Old photos falsely shared as showing 'aftermath of Severe Tropical Storm Nalgae' in the Philippines

Several photos have been falsely shared in Facebook posts in the Philippines that claim they show the aftermath of Severe Tropical Storm Nalgae, which killed more than 160 people in the country in late October. The posts claim the photos show the devastating impact of Nalgae -- known locally as Paeng -- on local farmers, crops and animals. But the photos have circulated in news reports about the effect of days of heavy rain in Nepal in 2021 and in social media posts about a different storm that hit the Philippines in 2019.

"What typhoon Paeng did to our brave farmers. PRAY FOR OUR FARMERS," reads in part a Tagalog-language post shared on Facebook here on October 29, 2022.

"Paeng" is the local name for Severe Tropical Storm Nalgae, a powerful storm that triggered landslides and flooding across the Philippines in late October and killed more than 160 people.

The post includes seven photos that show what appear to be dead animals and farmers in damaged fields.

Screenshot of the false post, captured on November 16, 2022

Posts making the same claim using many of the same photos were also shared elsewhere on Facebook here and here.

Comments on the posts suggest some users believed the photos showed how farmers had been affected by Nalgae.

"I'm crying. PAENG!!!" one user commented.

"I pity our farmers," wrote another.

But the claim is false; reverse image searches found the photos have circulated in reports and posts published before Nalgae hit the Philippines.

Farmer photos

The first photo used in the false posts was published on October 25, 2021 by the Nepalese news outlet Online Khabar.

"A farmer laments the loss caused by unseasonal rainfall, in Dhanusha of Province 2, in October 2021. Photo: Shrawan Dev," reads the photo's caption.

The report says that Nepal witnessed "unusually heavy rainfall which resulted in massive flooding and landslides across the country."

"Many farmers and their families are in deep grief as hundreds of thousands of hectares of ready-to-harvest paddy are submerged in water," it adds.

AFP reported that hundreds of people died in flooding and landslides caused by heavy rain in India and Nepal -- casualties that experts attributed to ever-more unpredictable and extreme weather caused by climate change and exacerbated by deforestation, damming and excessive development.

Below is a screenshot comparison of the photo of the farmer used in the false posts (left) and the photo on Online Khabar's website (right):

Screenshot comparison of the photo of the farmer used in the false posts (left) and the photo on Online Khabar's website (right)

The second photo showing damaged crops has been published in reports here and here in October 2021 about "unseasonal rains" in Nepal.

News outlet Routine of Nepal Banda (RONB) credited Rajendra Prasad Paneru from Nepal's National News Agency (RSS) for the photo. It was also posted on his Facebook page here.

Below is a screenshot comparison of the photo used in the false posts (left) and the photo used by the news outlet (centre and right):

Screenshot comparison of the photo used in the misleading posts (left) and the photo used by the news outlet (centre and right)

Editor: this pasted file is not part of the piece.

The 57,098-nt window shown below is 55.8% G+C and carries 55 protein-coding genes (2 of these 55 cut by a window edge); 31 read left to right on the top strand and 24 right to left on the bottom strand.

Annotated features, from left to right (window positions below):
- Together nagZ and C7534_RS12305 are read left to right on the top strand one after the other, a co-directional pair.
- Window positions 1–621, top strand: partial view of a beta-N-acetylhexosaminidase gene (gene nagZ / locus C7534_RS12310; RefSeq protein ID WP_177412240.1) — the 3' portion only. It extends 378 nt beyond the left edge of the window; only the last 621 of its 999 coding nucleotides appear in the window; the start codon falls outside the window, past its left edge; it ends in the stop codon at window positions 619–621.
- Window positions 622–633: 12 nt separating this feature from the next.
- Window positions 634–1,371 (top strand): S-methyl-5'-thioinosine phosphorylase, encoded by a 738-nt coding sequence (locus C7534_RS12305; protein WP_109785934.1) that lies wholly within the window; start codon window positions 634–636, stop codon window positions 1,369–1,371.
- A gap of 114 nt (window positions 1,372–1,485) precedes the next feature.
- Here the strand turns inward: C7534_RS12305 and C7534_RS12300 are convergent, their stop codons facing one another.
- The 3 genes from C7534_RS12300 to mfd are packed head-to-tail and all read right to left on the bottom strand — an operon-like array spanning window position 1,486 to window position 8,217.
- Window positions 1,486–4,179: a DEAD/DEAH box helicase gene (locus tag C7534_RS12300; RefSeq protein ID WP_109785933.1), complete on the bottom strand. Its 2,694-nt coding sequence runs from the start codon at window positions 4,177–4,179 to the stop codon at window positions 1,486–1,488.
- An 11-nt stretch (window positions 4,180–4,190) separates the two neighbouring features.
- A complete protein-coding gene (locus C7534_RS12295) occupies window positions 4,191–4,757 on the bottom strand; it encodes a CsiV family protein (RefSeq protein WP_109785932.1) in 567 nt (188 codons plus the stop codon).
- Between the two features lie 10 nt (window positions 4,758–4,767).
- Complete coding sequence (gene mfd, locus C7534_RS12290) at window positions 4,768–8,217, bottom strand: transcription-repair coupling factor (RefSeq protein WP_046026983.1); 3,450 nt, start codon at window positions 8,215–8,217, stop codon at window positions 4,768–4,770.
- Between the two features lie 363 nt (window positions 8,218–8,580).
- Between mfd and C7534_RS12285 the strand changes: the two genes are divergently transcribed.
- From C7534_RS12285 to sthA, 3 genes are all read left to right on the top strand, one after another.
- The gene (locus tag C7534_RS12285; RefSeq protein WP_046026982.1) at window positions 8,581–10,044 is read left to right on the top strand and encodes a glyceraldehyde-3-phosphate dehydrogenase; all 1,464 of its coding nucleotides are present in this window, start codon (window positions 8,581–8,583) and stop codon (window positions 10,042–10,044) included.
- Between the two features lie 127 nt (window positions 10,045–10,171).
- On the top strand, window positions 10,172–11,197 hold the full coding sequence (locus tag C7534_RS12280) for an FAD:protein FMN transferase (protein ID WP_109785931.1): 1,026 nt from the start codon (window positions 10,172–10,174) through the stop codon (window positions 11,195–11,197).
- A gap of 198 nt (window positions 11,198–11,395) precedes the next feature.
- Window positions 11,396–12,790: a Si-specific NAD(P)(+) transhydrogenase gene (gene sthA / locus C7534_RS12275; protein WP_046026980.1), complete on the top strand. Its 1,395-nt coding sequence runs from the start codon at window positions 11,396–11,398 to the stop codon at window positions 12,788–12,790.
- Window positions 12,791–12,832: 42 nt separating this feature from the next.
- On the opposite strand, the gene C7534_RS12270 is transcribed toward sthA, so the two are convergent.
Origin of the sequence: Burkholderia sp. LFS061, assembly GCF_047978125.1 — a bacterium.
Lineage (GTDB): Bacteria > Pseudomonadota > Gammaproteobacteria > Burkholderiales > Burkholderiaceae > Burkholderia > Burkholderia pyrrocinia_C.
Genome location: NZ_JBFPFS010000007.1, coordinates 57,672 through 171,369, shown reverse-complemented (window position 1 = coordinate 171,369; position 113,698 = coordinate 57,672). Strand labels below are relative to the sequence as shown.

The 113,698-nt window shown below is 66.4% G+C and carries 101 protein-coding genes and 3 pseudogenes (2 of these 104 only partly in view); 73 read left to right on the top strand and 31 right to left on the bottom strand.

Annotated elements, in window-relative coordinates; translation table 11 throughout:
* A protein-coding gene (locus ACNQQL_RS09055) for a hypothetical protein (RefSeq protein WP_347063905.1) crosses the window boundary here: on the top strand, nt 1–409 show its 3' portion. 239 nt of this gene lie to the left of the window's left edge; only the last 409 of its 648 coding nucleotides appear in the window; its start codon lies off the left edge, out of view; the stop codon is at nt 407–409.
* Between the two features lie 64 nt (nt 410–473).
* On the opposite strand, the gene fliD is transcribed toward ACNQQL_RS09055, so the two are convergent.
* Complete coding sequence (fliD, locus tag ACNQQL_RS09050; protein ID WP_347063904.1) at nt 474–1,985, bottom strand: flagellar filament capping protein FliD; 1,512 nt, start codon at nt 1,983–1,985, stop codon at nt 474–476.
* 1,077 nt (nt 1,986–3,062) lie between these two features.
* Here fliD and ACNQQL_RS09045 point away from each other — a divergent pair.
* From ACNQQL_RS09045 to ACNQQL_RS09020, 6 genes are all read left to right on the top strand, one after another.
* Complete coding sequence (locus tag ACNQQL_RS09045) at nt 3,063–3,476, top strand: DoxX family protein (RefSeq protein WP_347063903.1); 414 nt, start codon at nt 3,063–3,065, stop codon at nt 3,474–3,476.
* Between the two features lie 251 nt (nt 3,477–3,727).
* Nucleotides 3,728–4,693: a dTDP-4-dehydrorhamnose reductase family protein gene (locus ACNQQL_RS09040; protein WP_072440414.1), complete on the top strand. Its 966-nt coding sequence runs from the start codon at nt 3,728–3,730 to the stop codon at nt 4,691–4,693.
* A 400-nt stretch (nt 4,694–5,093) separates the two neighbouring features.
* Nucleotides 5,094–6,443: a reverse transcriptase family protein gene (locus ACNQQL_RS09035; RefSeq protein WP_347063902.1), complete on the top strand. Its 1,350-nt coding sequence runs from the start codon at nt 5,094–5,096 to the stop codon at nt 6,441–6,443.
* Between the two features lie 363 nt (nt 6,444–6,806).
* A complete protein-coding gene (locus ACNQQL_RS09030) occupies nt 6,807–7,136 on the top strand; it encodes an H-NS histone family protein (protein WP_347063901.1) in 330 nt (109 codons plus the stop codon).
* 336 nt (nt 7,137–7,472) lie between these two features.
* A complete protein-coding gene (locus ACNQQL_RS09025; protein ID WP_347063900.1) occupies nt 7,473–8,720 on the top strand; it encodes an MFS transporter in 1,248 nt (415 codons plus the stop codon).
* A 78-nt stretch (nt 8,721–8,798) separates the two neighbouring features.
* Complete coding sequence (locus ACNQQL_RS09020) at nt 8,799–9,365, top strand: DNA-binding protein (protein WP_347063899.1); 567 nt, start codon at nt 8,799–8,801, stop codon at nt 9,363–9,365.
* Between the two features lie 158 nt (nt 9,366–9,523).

The third photo, which shows a woman wading through a flooded field, was published in BBC and Nepal Times reports from October 2021.

The BBC report also credited RSS for the photo.

Below is a screenshot comparison of the photo used in the false posts (left) and the photo as it appeared in the BBC and Nepal Times news reports (centre and right):

Screenshot comparison of the photo used in the false posts (left) and the photo as it appeared in the BBC and Nepal Times news reports (centre and right)

The fourth image, showing a partially submerged woman holding up crops, also circulated in online articles about the rain in Nepal in October 2021 here and here.

Below is a screenshot comparison of the photo used in the false posts (left) and the photo used in the articles (centre and right):

Screenshot comparison of the photo used in the false posts (left) and the photo used in the articles (centre and right)

Animal photos

The fifth and sixth photos showing dead livestock were published on the Facebook page "Barangay Alsem Vintar" -- a village in Ilocos Norte province -- on August 24, 2019.

The caption says it shows cows and carabaos killed during Tropical Storm Bailu, which was known locally as "Ineng".

The storm left two people dead and caused more than a billion pesos worth of damage to agriculture and infrastructure in the northern Philippines, according to local media reports here and here.

Below are screenshot comparisons of the photos used in the false posts (left) and the photos published on Facebook in 2019 (right):

Screenshot comparisons of the photos used in the false posts (left) and the photos published on Facebook in 2019 (right)

The final photo, showing what appear to be dead birds, also circulated in Facebook posts about Tropical Storm Bailu in 2019 here and here.

"The photos show devastating scenes... Animals like cows, goats and chickens died and the worst is that human life was wasted," the caption of one of the posts reads in part.

Below is a screenshot comparison of the photo used in the false posts (left) and the photo from the 2019 Facebook posts (centre and right):

Screenshot comparison of the photo used in the false posts (left) and the photo from the 2019 Facebook posts (centre and right)

AFP has previously debunked false claims about Nalgae that misrepresented old photos here, here and here.